The origins of consumer co-operatives in Italy and Australia date back to the second half of the nineteenth century. While Australia largely followed the British Rochdale model, Italy fostered many co-operative typologies, from the farmers’ undertakings to workers co-operatives, and paid greater attention to the experience of France, Germany and many other European countries. The early consumer co-operatives in Italy also developed from the previous self-help societies and therefore diverged in many aspects from the Rochdale model. Despite these differences, the consumer co-operative movements evolved quite similarly in Italy and Australia until the end of World War I. The historical pattern began to diverge after World War I as a consequence of the European political turmoil. While Australia’s economy and political institutions remained relatively stable, the weak Italian democracy wasn’t able to survive post-war social and economic disruption, such as that in 1922 when a dictatorial government was established. The history of the Italian co-operatives diverted radically three years later when they were included in the fascist corporative state. They survived but the innovative attitude and the attention to members’ needs evident in the early days were lost. At the same time, the Australian consumer co-operative movement was starting what can be called its golden age. This picture changed completely after World War II. The Italian movement went through a new deep transformation, which saw thousands of small co-operative shops merge into the leading Italian group of mass retailing, while in Australia the movement went into stagnation and decline. This paper offers a comparative analysis of the consumer co-operative movements in Italy and Australia. It firstly provides an historical overview of consumer co-operatives in Italy and Australia since the late 1800s. Possible explanations for the growth of the movement in Italy and its demise in Australia are then explored with a focus on three key factors: the legislative framework, the relationship between co-operatives (networking) and consumer politics.

Consumer co-operatives in Australia and Italy / Battilani, Patrizia; N. Balnave; G. Patmore. - STAMPA. - (2015), pp. 57-75.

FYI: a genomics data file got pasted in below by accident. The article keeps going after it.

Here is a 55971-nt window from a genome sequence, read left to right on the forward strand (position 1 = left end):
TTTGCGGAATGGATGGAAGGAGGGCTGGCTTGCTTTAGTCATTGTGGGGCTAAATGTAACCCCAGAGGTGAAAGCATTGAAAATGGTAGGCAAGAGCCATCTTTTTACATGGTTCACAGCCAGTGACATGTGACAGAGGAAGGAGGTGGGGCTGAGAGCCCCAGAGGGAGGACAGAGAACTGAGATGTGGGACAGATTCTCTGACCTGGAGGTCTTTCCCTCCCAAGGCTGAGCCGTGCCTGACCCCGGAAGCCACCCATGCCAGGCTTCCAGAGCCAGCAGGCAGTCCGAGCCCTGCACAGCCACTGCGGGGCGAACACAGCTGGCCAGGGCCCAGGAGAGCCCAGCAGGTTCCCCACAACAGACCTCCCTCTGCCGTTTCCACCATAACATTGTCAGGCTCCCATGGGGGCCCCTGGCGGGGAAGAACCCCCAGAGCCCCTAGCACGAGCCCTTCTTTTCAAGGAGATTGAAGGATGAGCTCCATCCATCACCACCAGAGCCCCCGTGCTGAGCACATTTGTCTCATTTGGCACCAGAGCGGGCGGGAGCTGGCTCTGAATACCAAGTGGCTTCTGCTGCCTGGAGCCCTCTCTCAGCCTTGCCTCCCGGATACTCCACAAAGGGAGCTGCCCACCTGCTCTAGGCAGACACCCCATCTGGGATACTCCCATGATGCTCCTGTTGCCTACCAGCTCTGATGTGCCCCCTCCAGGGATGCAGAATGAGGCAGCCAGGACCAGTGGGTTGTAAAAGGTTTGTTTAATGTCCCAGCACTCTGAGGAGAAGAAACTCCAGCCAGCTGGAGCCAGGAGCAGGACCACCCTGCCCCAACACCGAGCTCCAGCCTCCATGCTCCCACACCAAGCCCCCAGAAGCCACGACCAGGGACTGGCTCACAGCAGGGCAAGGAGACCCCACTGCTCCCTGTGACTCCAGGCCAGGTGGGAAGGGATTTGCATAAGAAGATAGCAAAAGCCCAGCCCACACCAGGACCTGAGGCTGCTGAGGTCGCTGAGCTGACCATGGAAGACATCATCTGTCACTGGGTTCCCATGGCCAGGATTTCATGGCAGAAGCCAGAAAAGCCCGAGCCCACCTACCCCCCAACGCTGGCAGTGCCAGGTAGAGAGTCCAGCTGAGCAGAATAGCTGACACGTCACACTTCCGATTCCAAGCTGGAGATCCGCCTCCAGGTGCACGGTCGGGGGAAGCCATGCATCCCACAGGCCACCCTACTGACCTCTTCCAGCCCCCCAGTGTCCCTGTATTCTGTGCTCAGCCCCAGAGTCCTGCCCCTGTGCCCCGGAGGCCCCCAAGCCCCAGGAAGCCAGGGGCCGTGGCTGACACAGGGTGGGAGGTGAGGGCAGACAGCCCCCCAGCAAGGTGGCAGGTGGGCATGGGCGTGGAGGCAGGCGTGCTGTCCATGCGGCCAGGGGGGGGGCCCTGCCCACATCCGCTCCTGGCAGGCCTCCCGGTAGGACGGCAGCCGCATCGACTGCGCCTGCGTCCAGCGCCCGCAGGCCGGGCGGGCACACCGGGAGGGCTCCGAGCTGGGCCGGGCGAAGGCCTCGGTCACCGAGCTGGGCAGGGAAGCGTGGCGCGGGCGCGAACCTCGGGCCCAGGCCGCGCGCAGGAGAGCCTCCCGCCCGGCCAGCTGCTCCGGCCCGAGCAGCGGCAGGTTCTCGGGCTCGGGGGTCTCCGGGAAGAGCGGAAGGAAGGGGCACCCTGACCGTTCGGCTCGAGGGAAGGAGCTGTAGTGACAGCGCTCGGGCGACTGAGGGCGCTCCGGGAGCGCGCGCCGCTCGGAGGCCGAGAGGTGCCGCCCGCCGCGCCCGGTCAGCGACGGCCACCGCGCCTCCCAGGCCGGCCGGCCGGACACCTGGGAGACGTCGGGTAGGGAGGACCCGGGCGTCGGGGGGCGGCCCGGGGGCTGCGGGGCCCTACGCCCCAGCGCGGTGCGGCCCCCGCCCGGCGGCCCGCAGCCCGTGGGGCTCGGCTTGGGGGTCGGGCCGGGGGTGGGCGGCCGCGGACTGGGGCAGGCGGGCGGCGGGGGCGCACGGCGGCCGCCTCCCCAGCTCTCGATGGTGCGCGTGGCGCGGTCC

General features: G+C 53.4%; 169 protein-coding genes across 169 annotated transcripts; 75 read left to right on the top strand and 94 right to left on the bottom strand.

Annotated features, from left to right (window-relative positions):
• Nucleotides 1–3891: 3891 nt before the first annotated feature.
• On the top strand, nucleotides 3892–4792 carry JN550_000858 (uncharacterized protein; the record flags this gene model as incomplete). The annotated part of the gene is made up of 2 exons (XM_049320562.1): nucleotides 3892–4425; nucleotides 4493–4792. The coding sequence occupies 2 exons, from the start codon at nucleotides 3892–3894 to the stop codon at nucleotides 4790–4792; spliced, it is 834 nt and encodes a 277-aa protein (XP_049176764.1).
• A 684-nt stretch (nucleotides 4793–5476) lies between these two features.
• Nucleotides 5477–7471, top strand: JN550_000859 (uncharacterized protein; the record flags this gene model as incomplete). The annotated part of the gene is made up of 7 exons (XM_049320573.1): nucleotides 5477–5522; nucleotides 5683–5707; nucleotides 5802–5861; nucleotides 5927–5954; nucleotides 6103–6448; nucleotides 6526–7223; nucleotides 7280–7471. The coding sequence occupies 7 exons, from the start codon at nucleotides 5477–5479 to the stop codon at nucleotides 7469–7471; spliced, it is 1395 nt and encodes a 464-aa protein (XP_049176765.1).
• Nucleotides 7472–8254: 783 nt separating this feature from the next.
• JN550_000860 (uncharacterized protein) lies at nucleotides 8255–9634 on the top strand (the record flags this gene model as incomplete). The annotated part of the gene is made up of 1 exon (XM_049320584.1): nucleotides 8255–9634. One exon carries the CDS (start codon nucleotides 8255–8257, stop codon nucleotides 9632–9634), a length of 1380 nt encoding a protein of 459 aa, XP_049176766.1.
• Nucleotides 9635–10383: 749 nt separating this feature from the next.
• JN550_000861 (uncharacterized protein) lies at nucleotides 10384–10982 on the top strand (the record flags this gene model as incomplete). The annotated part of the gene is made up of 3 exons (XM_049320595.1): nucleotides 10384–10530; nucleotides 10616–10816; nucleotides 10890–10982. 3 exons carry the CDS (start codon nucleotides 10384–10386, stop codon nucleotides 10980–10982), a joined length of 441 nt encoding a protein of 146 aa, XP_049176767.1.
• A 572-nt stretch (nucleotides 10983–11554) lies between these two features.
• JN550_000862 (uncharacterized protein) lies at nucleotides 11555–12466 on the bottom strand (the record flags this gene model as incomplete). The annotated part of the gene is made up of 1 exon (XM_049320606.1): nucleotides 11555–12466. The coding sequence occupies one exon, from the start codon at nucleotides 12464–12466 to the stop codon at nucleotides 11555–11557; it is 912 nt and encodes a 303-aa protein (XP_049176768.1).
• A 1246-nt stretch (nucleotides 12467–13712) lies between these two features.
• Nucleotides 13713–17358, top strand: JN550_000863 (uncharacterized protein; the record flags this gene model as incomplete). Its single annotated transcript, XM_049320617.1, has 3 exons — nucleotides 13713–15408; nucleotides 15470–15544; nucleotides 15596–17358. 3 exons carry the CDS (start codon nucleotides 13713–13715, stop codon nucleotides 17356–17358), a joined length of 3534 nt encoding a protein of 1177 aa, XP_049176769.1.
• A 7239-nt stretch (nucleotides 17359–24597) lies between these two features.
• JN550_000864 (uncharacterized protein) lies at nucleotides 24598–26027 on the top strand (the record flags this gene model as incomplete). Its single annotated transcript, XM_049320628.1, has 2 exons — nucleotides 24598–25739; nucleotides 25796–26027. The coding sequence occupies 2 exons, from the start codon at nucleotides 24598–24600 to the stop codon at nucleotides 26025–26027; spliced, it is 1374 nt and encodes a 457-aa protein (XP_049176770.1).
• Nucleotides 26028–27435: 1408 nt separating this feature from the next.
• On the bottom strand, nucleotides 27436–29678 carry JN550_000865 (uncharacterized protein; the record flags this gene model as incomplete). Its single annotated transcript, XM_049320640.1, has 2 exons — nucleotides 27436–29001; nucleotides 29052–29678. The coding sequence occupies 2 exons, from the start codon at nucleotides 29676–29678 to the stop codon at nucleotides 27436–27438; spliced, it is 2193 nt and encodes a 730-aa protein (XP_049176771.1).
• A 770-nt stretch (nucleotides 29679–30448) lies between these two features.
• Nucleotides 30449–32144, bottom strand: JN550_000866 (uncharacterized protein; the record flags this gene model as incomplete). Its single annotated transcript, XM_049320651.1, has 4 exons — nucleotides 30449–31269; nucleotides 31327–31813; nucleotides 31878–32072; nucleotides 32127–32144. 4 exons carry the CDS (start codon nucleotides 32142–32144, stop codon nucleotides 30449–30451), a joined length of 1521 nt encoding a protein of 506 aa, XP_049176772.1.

Consumer co-operatives in Australia and Italy

BATTILANI, PATRIZIA;
2015

Abstract

The origins of consumer co-operatives in Italy and Australia date back to the second half of the nineteenth century. While Australia largely followed the British Rochdale model, Italy fostered many co-operative typologies, from the farmers’ undertakings to workers co-operatives, and paid greater attention to the experience of France, Germany and many other European countries. The early consumer co-operatives in Italy also developed from the previous self-help societies and therefore diverged in many aspects from the Rochdale model. Despite these differences, the consumer co-operative movements evolved quite similarly in Italy and Australia until the end of World War I. The historical pattern began to diverge after World War I as a consequence of the European political turmoil. While Australia’s economy and political institutions remained relatively stable, the weak Italian democracy wasn’t able to survive post-war social and economic disruption, such as that in 1922 when a dictatorial government was established. The history of the Italian co-operatives diverted radically three years later when they were included in the fascist corporative state. They survived but the innovative attitude and the attention to members’ needs evident in the early days were lost. At the same time, the Australian consumer co-operative movement was starting what can be called its golden age. This picture changed completely after World War II. The Italian movement went through a new deep transformation, which saw thousands of small co-operative shops merge into the leading Italian group of mass retailing, while in Australia the movement went into stagnation and decline. This paper offers a comparative analysis of the consumer co-operative movements in Italy and Australia. It firstly provides an historical overview of consumer co-operatives in Italy and Australia since the late 1800s. Possible explanations for the growth of the movement in Italy and its demise in Australia are then explored with a focus on three key factors: the legislative framework, the relationship between co-operatives (networking) and consumer politics.
2015
Cooperative enterprises in Austrialia and Italy
57
75
Consumer co-operatives in Australia and Italy / Battilani, Patrizia; N. Balnave; G. Patmore. - STAMPA. - (2015), pp. 57-75.
Battilani, Patrizia; N. Balnave; G. Patmore
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Utilizza questo identificativo per citare o creare un link a questo documento: https://hdl.handle.net/11585/553818
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